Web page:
Malaysian Islamic authorities on Thursday seized hundreds of Bibles from a Christian group and questioned two of its officers, one of them said, amid tensions over the use of the word "Allah".
A court in October barred a Malaysian Catholic newspaper from using "Allah" to
refer to the Christian God in its Malay-language edition -- a verdict
which was welcomed by Muslim conservatives but which sparked concern
among Christians, a minority in the multi-faith country.
the verdict, Prime Minister Najib Razak, walking a tightrope between
pleasing his conservative Muslim ethnic Malay base without alienating
non-Muslim minorities, assured Christians the practice of their religion
would not be threatened.
But Islamic officials from the
central state of Selangor on Thursday seized 16 boxes containing more
than 300 Bibles from the Bible Society of Malaysia, said the society's
president Lee Min Choon.
Lee said he and a colleague were
also detained "under a state law, which prohibits the use of the word
Allah by non-Muslims". They were later released but must meet
authorities again next week.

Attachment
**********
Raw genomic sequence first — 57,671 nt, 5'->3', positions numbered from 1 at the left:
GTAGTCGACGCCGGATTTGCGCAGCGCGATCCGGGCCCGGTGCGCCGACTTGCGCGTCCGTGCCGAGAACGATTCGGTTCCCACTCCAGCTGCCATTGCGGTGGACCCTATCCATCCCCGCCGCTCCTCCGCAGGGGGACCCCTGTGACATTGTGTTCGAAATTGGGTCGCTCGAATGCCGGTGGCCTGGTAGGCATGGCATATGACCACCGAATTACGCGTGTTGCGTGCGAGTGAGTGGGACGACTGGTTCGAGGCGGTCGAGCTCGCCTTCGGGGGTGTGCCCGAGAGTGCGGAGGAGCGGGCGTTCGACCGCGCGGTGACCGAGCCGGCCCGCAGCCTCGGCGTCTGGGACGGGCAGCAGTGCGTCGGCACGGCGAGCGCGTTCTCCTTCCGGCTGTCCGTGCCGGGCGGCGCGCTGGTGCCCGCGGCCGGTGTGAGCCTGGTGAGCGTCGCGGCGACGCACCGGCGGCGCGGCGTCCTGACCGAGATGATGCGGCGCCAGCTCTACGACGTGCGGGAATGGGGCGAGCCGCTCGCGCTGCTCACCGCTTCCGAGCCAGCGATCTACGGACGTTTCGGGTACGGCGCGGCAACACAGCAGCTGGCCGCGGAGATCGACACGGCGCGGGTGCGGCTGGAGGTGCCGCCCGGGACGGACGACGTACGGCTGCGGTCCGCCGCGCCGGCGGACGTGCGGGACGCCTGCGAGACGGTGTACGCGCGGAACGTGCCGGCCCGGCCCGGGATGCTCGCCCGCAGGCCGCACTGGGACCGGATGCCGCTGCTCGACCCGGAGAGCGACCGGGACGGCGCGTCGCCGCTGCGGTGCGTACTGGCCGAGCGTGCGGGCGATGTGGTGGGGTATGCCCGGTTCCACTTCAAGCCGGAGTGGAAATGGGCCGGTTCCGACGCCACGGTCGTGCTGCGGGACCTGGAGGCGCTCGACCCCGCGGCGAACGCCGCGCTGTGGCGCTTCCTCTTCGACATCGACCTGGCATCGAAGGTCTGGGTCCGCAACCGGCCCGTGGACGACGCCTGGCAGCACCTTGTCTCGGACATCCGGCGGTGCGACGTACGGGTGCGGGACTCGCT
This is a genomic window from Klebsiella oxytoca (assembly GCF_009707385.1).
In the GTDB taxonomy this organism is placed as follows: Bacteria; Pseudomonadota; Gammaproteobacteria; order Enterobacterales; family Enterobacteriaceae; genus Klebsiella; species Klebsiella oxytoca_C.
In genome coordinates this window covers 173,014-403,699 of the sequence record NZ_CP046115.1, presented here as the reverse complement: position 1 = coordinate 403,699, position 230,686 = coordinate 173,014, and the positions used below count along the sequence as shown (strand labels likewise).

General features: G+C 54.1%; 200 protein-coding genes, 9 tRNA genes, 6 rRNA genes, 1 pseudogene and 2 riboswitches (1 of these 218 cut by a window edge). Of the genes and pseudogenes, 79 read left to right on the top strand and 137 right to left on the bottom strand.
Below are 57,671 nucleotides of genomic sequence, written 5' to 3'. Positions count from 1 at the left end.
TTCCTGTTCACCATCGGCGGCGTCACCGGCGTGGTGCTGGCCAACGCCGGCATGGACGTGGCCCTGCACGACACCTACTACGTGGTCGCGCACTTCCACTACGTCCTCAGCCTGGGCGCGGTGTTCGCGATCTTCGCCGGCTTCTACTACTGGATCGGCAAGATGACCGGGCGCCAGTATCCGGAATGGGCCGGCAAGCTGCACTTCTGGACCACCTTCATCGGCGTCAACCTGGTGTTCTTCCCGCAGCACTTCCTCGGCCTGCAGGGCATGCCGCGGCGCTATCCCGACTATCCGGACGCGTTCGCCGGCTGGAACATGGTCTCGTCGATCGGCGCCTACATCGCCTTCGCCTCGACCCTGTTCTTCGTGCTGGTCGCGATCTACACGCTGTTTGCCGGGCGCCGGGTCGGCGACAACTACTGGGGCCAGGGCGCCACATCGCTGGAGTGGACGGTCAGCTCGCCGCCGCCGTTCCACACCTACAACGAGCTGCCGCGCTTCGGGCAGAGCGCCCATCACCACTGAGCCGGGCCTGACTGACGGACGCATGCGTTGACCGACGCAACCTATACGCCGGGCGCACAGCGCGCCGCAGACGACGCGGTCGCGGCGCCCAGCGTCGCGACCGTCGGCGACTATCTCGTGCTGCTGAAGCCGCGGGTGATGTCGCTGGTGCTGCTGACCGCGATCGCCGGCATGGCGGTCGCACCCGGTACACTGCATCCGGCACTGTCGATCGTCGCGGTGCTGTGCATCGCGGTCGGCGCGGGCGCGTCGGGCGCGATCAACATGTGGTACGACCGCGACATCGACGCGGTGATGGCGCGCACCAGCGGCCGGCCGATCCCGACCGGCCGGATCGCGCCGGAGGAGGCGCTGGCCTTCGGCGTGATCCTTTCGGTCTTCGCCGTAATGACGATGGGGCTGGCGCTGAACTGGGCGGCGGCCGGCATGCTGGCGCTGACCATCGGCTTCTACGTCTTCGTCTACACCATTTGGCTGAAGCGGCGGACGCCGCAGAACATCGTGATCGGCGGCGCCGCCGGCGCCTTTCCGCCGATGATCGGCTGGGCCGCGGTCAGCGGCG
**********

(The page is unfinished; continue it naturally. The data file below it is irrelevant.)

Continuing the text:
Most of the seized Bibles --
imported from neighbouring Indonesia where Malay is also spoken -- were
in Malay. A few were in Iban, a language spoken by one of the country's
"We have been using them (the Bibles) ever
since the society started (in 1985), and even before that," Lee said.
"This is the first time we have been raided."
Officials from the Selangor Islamic Religious Department did not immediately return a request for comment.
Council of Churches of Malaysia said in a statement it was "alarmed" by
the raid and urged the government to "protect religious rights as
provided under the Federal Constitution".
The dispute over
the use of "Allah" by non-Muslims erupted in early 2009, when the home
ministry threatened to revoke the publishing permit of the Catholic
newspaper the Herald for using the word.
Authorities said using "Allah" in non-Muslim literature could confuse Muslims and entice them to convert.
The Catholic Church sued, claiming violation of its constitutional rights.
church says the word "Allah" is the most accurate translation for "God"
and has been used for decades in Malaysia and elsewhere.
court upheld the church's argument later that year and lifted the ban.
But a higher court overturned that ruling in October, reinstating the
The ban's removal had triggered a series of attacks on
churches and other places of worship in early 2010, using Molotov
cocktails, rocks and paint, and sparked fears of wider religious
Muslims make up 60% of the country's 28 million people, while Christians account for about 9%.
has largely avoided overt religious conflict in recent decades, but
tensions have slowly risen along with what many see as an increasing
'Islamisation' of the country.